Education

Tulsa Student Leaders Fill Auditorium as They Share How They are Changing Tulsa for the Better

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Changemakers from Nathan Hale High School discuss the Cultural Diversity Night they hosted for their school in November to tackle issues of discrimination.

By: Nate Morris, senior editor

In a packed auditorium at the Tulsa Community College Center for Creativity, students from seven schools presented their semester-long projects to change their school and the greater Tulsa community for the better.

The Tulsa Changemakers Pitch Night featured young leaders from Kendall Whittier, Springdale and Ellen Ochoa elementary schools, Nathan Hale and Tulsa School of Arts and Sciences (TSAS) middle schools, and Hale and McLain high schools.

The organization, spearheaded by Teach For America alumni Jake Lerner and Andrew Spector, began in 2016 as a means of empowering “promising young leaders to drive positive impact in Tulsa right now and into the future.”

Last night, hundreds of community members listened as Changemakers presented their projects which focused solutions to on a range of issues, including improving student student sense of belonging, rooting out issues of discrimination, and fighting for criminal justice reform.

At TSAS (a charter school located in Owen Park), students Ben, Journee, Harper, Jaden, Aneesa and Natalie created a project that allowed their classmates to garner a deeper understanding of the toll discrimination takes. The activity, designed to simulate examples of privilege, was intended to open the eyes of their classmates who may not experience instances of discrimination regularly.

“It was a long process,” Ben said of the design work needed to create the project, “it took time and a lot of focus. Our teacher, Ms. Ortiz, was there helping us out.”

“We didn’t have any boundaries,” Ben continued, “we just kept going.”

The TSAS middle school Changemakers hope that their simulation will expand to the high school and other schools across the district as well.

“I hope that people realize how discrimination impacts people and how they can stop it,” said TSAS student Natalie.

At Nathan Hale High School, Emily, Sheila, Lisset and Adriana also combatted the discrimination they observe each day at Nathan Hale High School.  With the help of their mentor, Ms. Kasey Hughart, they raised $175 and hosted a “Cultural Diversity Night” for over 100 people in the school’s cafeteria.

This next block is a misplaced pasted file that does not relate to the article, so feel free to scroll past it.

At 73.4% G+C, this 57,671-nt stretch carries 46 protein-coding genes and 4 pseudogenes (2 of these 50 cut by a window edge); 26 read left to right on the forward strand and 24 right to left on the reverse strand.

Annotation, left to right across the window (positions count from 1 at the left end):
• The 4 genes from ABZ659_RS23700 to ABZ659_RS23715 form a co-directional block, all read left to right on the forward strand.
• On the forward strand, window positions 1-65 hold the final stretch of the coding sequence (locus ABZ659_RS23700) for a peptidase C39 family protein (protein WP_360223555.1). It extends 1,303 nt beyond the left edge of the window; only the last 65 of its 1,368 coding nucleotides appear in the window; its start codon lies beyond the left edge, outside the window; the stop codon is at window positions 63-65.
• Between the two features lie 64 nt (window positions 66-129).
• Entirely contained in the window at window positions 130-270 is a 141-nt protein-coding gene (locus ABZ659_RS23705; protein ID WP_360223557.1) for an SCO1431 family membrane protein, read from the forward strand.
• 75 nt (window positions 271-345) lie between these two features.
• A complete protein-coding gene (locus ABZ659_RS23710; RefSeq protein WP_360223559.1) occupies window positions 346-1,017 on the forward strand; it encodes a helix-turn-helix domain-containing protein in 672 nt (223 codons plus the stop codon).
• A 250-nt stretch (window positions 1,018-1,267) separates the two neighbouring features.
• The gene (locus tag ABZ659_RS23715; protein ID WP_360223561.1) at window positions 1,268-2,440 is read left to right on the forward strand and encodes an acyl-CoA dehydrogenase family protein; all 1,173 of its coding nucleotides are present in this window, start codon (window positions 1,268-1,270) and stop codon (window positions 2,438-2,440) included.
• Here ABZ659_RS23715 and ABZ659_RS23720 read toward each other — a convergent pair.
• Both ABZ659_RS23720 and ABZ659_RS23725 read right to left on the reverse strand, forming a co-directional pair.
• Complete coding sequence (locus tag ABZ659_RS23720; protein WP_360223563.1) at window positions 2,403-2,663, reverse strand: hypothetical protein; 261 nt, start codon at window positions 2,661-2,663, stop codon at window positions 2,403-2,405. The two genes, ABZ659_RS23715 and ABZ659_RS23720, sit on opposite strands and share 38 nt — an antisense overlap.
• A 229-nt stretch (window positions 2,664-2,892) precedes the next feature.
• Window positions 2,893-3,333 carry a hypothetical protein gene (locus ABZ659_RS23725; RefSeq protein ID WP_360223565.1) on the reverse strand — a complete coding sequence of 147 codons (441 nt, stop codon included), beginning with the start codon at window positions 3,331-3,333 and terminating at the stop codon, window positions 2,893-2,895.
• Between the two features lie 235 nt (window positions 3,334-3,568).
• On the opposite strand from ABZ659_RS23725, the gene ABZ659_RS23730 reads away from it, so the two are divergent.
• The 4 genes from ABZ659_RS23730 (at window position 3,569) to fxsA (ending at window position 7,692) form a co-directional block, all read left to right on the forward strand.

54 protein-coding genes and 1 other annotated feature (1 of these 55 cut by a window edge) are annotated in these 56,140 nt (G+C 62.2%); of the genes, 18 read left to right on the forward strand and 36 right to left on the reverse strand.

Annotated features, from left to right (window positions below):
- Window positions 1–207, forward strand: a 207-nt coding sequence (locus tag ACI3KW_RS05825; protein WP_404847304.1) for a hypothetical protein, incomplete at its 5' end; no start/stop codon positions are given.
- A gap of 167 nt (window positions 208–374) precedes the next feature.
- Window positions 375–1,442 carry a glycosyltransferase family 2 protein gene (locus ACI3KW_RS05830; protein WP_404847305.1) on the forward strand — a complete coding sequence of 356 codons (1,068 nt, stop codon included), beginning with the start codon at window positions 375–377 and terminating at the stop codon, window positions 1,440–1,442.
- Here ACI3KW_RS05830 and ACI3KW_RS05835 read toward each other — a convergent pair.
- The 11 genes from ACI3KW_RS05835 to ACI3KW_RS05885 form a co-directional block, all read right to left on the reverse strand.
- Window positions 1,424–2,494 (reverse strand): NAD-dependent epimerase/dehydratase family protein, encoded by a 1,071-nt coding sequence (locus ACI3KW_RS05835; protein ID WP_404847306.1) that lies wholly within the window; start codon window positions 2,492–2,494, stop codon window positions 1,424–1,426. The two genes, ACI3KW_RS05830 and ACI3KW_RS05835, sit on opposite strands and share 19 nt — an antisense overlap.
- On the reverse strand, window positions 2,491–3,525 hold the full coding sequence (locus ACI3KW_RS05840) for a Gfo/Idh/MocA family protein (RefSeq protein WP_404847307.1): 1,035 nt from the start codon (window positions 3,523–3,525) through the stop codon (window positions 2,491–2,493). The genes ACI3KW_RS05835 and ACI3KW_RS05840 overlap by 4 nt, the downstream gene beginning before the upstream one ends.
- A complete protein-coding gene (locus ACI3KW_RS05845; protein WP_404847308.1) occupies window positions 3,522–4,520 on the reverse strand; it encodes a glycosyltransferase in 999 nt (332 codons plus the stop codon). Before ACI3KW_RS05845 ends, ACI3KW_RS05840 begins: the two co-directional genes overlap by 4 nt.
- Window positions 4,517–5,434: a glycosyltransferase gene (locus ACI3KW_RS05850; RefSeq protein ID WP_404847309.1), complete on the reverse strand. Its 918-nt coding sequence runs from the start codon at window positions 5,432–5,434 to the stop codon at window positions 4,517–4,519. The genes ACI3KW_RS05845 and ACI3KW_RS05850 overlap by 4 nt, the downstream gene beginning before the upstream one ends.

“It felt great making a change,” said Lisset, “it was a lot of work, but it was all worth it.”

The students hope to make the event a tradition and plan to host it again in the Spring.  “Our event was a success,” said Adriana, “and for the Spring we hope to make it bigger with more people and more food.”

The Changemakers said they want to increase their budget to $500 and boost attendance.  They also hope to support other schools in hosting similar Cultural Diversity Nights in order to continue to reduce discrimination and increase understanding.

“We’re all hoping to see less discrimination, racism and classism,” Lisset continued, “We’re hoping that this event changes the perspective of people… at the end of the day, we’re all human.”

Students from all schools wowed the crowd with the monumental work they were able to accomplish in the short span of time.

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Changemakers from Springdale Elementary discuss how they changed hallway procedures and created a “Big Buddy, Little Buddy” program to improve student culture.

Changemakers from Kendall Whittier collected 792 items to help homeless individuals in their neighborhood.

At Nathan Hale Junior High, these student leaders hosted 25 peers and teachers in a pilot mindfulness and mediation program for the school.

Springdale Elementary Changemakers designed and implemented new hallway procedures and a “Big Buddy, Little Buddy” program to improve student relationships.

The McLain student leaders surveyed over 200 of their peers and collected feedback in order to start new clubs that help all students feel included at the school.

And at Ellen Ochoa, young Changemakers created a video to educate the community on issues of incarceration and the need for criminal justice reform.

The work of these Changemakers will continue as they become alumni of the program and encourage other young leaders to create change in their community.

Alumni Alma and Matthew, who created projects around reducing the stigma of teen pregnancy and improving student engagement in school respectively during their work as a part last semester’s cohort, addressed the crowd at the end of the program.

The two Tulsa high schoolers have been selected to be part of the Critical Issues Summit in Taiwan over the summer and asked the crowd for assistance in raising $11,000 to attend and learn about tackling issues of gender inequality.  They said they hope to take what they have learned and use it to continue creating change throughout the city.

Tulsa Changemakers will support another group of young leaders in the semester-long program beginning in 2019.  To learn more about the organization and its work, visit www.tulsachangemakers.org.

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